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Tolokonnikova Asks for Release on Parole

Tolokonnikova at the Tagansky District Court last year. Denis Bochkarev

Jailed Pussy Riot band member Nadezhda Tolokonnikova, who is serving a two-year term at a penal colony in Mordovia, has asked for an early release on parole, Kommersant reported Thursday.

Tolokonnikova's lawyer, Irina Khrunova, filed a petition on Wednesday with the Zubovo-Polyansky District Court of Mordovia asking for her client's release on parole.

The petition said that Tolokonnikova is positively regarded by her community at home and in prison and has no conflicts with her inmates or with the prison's administration.

"Apart from that, she has a young child, she is sociable, and will be employed immediately upon her release," Khrunova said.

According to her, the management of Novaya Gazeta is willing to hire Tolokonnikova as a columnist, and Marat Guelman, a gallery owner, as well as a number of drama schools, have also expressed interest.

Tolokonnikova is eligible to apply for parole because she has served half of her two-year sentence, though prison violations can be used to reject parole appeals.

Last week, she was placed in solitary confinement for 15 days for going to the prison's medical center without being accompanied by a guard. Supporters said the move was meant to prevent her from winning early release.

Pyotr Verzilov, Tolokonnikova's husband, said her appeal will be reviewed no earlier than April.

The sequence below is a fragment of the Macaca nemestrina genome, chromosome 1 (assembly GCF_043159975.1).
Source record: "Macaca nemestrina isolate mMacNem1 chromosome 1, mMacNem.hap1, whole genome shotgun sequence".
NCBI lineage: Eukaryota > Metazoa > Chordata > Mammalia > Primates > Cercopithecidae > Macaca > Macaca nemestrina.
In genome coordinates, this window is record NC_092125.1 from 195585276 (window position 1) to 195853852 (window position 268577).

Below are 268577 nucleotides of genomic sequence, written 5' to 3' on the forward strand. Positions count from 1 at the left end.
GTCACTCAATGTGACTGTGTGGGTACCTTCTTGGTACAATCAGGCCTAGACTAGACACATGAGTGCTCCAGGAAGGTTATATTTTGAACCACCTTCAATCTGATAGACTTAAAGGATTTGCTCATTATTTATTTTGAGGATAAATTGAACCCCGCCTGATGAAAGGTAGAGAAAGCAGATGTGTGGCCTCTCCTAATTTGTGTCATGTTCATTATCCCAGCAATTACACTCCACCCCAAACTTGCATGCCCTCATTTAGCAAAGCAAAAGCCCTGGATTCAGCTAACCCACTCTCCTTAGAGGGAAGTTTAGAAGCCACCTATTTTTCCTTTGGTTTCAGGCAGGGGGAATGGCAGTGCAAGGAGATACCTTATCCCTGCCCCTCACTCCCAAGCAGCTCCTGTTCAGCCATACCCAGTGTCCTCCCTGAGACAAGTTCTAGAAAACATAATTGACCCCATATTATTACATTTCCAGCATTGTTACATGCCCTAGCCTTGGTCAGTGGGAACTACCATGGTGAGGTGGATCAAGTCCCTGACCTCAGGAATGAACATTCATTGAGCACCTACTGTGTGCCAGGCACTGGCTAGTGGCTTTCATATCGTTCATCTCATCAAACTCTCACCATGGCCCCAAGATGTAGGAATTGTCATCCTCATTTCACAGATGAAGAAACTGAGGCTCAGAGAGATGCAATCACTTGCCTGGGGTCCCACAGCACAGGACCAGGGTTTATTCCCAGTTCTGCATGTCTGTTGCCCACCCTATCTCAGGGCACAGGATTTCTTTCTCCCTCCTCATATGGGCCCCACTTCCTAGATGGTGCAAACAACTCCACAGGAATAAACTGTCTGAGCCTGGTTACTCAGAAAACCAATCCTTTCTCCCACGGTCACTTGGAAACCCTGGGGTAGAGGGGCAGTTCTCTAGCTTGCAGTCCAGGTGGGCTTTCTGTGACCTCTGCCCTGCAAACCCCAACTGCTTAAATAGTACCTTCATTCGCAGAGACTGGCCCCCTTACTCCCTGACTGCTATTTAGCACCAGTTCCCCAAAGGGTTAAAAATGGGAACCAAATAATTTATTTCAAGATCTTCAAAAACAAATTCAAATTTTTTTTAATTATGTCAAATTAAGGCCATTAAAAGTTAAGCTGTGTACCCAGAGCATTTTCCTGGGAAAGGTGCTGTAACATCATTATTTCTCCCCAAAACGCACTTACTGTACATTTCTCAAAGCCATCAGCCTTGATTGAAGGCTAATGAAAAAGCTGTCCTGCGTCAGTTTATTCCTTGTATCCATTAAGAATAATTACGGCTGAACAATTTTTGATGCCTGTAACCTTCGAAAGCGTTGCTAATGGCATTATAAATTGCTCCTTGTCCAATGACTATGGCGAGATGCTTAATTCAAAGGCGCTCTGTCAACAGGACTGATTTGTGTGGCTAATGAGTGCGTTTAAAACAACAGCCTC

"Formally, Nadezhda can be released now, but it is clear that without a public campaign she won't succeed," Verzilov told Kommersant."Starting March 8, there will be a series of pickets attended by prominent public figures outside the Federal Penitentiary Service building in Moscow."

Maria Alyokhina, who is also serving a two-year prison sentence in a minimum security facility in Berezniki, will appeal next week for release on parole, Khrunova said.

Alyokhina has fewer chances to win, Khrunova said, because she has successfully appealed only two of four penalties imposed on her by the Federal Penitentiary Service.

International human rights groups have spoken out in support of the activists' early release.

"The Russian authorities should immediately release the members of the punk group, as each day of their stay in prison is a manifestation of lawlessness," said Rachel Denber, deputy director of the Europe and Central Asia Division at Human Rights Watch.

Tolokonnikova, Alyokhina and Yekaterina Samutsevich were found guilty of hooliganism motivated by religious hatred for their performance of an anti-Kremlin song in Moscow's Christ the Savior Cathedral in February 2012.

Samutsevich was freed in October, but the two others were sent to prison colonies to serve two-year sentences.

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